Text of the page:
32. Fault Prevention • Activities: • Requirement review • Design review • Clear code • Establishing standards (ISO 9000-3, etc.) • Using CASE tools with built-in check mechanisms All these activities are included in ISO 9000-3: Guidelines for application of ISO 9001 to the development, supply and maintenance of software (1991)

  33. Definition: Fault Tolerance • A fault-tolerant computing system is capable of providing specified services in the presence of a bounded number of failures • Use of techniques to enable continued delivery of service during system operation • It is generally implemented by error detection and subsequent system recovery • Based on the principle of: • Act during operation while • Defined during specification and design

  34. Fault Tolerance Process 1. Detection • Identify faults and their causes (errors) 2. Assessment • Assess the extent to which the system state has been damaged or corrupted. 3. Recovery • Remain operational or regain operational status 4. Fault treatment and continued service • Locate and repair the fault to prevent another occurence

  35. Definition: Fault Removal /1 • Fault removal is performed both during the development phase, and during the operational life of a system. • Fault removal during the development phase of a system life-cycle consists of three steps: verification, diagnosis, correction. • Verification is the process of checking whether the system adheres to given properties, termed the verification conditions. If it does not, the other two steps follow: diagnosing the faults that prevented the verification conditions from being fulfilled, and then performing the necessary corrections.

  36. Definition: Fault Removal /2 • After correction, the verification process should be repeated in order to check that fault removal had no undesired consequences; the verification performed at this stage is usually termed non-regression verification. • Checking the specification is usually referred to as validation. Uncovering specification faults can happen at any stage of the development, either during the specification phase itself, or during subsequent phases when evidence is found that the system will not implement its function, or that the implementation cannot be achieved in a cost effective way.

  37. Definition: Fault Forecasting • Fault forecasting is conducted by performing an evaluation of the system behaviour with respect to fault occurrence or activation • Evaluation has two aspects: • qualitative, or ordinal, evaluation, which aims to identify, classify, rank the failure modes, or the event combinations (component failures or environmental conditions) that would lead to system failures • quantitative, or probabilistic, evaluation, which aims to evaluate in terms of probabilities the extent to which some of the attributes of dependability are satisfied; those attributes are then viewed as measures of dependability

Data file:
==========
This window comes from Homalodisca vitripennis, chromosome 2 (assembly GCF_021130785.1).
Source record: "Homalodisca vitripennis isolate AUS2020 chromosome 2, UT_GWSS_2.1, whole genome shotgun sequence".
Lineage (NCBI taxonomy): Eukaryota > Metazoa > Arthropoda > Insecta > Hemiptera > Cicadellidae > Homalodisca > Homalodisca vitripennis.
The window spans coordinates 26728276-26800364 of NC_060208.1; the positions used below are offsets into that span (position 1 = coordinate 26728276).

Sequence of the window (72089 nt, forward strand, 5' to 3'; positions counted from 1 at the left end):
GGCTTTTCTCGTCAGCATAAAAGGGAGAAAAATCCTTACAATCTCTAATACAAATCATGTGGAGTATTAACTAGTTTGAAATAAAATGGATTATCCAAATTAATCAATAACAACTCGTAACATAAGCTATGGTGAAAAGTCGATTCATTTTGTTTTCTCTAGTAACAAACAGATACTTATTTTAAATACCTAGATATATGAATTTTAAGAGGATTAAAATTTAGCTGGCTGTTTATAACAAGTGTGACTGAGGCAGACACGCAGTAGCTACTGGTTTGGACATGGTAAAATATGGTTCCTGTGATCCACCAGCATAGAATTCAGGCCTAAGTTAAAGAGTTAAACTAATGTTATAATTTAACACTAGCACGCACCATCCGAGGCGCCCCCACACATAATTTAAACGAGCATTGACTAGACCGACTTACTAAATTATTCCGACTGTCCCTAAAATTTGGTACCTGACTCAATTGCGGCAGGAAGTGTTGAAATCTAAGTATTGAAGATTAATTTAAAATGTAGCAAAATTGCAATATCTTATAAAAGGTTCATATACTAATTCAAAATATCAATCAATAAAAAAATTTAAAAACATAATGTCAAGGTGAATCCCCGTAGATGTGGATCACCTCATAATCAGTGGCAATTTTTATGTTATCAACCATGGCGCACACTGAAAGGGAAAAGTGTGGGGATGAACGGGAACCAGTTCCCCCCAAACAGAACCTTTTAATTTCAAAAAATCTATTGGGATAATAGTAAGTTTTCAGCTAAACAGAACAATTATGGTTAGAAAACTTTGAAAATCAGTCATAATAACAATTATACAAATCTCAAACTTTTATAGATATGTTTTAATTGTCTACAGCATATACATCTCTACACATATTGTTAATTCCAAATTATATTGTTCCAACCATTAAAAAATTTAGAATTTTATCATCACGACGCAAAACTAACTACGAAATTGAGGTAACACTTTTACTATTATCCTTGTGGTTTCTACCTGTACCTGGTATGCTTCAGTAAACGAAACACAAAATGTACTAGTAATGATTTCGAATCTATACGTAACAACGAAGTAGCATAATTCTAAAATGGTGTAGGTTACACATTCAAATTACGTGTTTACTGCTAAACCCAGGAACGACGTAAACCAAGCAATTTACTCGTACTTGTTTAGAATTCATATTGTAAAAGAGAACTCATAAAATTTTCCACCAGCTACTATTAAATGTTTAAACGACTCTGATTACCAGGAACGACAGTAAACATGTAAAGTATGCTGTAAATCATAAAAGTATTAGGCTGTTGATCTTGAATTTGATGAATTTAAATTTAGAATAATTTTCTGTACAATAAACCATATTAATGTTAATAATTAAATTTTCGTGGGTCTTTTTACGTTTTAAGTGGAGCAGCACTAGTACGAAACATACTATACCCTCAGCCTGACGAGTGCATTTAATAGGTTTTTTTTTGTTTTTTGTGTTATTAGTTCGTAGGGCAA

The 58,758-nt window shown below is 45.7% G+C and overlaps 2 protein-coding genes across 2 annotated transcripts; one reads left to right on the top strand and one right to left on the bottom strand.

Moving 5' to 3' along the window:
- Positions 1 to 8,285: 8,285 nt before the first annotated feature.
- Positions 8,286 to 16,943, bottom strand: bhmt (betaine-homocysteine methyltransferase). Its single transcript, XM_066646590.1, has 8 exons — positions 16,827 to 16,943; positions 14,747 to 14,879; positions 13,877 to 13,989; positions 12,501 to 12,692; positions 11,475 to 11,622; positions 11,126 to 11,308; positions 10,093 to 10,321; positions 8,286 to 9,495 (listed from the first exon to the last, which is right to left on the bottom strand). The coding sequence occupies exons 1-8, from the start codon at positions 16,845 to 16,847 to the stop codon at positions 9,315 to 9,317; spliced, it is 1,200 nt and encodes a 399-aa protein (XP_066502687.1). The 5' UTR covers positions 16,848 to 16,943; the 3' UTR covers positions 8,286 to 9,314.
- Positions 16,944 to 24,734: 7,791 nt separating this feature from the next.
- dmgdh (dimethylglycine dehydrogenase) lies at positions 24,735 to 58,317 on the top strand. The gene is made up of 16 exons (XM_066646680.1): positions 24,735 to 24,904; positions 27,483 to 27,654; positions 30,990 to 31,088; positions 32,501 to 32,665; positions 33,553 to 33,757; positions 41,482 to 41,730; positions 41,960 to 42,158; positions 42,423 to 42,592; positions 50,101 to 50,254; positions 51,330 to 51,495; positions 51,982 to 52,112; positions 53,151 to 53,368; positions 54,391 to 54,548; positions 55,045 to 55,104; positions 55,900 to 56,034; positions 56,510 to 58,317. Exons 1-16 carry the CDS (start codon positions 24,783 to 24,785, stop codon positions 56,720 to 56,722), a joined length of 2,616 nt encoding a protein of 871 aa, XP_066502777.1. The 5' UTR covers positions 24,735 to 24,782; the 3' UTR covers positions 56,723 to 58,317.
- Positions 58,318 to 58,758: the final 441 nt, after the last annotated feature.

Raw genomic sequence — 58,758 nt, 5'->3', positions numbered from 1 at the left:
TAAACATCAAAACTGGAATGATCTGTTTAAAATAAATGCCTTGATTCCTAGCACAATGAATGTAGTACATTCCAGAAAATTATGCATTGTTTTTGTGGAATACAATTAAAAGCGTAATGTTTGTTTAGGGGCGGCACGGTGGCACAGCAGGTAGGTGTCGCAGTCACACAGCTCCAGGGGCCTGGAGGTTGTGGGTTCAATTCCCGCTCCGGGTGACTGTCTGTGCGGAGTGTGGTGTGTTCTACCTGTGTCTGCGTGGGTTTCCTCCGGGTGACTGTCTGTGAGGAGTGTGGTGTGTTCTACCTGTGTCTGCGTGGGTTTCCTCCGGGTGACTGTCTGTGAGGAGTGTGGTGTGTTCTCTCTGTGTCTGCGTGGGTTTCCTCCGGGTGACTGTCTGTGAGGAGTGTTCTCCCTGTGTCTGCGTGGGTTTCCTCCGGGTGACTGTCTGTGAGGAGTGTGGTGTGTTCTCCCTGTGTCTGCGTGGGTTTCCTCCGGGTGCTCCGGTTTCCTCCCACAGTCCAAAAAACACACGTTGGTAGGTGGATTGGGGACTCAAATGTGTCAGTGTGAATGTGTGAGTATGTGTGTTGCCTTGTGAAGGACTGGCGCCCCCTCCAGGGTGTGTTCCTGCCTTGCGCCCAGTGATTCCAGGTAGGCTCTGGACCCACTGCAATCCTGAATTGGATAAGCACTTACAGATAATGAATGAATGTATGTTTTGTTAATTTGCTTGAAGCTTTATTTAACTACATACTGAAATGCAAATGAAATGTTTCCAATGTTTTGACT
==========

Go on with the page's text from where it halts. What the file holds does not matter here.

38. Quality Models: CUPRIMDA • Quality parameters (parameters for fitness): • Capability • Usability • Performance • Reliability • Installability • Maintainability • Documentation • Availability Reference: S.H. Kan (1995)

  39. Quality Models: Boehm’s

  40. Quality Models: McCall’s


  42. Part 1 Section 2 Software and Hardware Reliability

  43. Reliability Theory • Reliability theory developed apart from the mainstream of probability and statistics, and was used primarily as a tool to help nineteenth century maritime and life insurance companies compute profitable rates to charge their customers. Even today, the terms “failure rate” and “hazard rate” are often used interchangeably. From Engineering Statistics Handbook

  44. Reliability: Natural System • Natural system life cycle. • Aging effect: Life span of a natural system is limited by the maximum reproduction rate of the cells. Figure from Pressman’s book

  45. Reliability: Hardware • Hardware life cycle. • Useful life span of a hardware system is limited by the age (wear out) of the system. Figure from Pressman’s book

  46. Reliability: Software • Software life cycle. • Software systems are changed (updated) many times during their life cycle. • Each update adds to the structural deterioration of the software system. Figure from Pressman’s book

  47. Software vs. Hardware • Software reliability doesn’t decrease with time, i.e., software doesn’t wear out. • Hardware faults are mostly physical faults, e.g., fatigue. • Software faults are mostly design faults which are harder to measure, model, detect and correct.

  48. Software vs. Hardware • Hardware failure can be “fixed” by replacing a faulty component with an identical one, therefore no reliability growth. • Software problems can be “fixed” by changing the code in order to have the failure not happen again, therefore reliability growth is present. • Software does not go through production phase the same way as hardware does. • Conclusion:hardware reliability models may not be used identically for software.

  49. Reliability: Science • Exploring ways of implementing “reliability” in software products. • Reliability Science’s goals: • Developing “models” (regression and aggregation models) and “techniques” to build reliable software. • Testing such models and techniques for adequacy, soundness and completeness.

  50. What is Engineering? • Engineering = • Analysis + • Design + • Construction + • Verification + • Management • What is the problem to be solved? • What characters of the entity are used to solve the problem? • How will the entity be realized? • How is it constructed? • What approach is used to uncover errors in design and construction? • How will the entity be supported in the long term?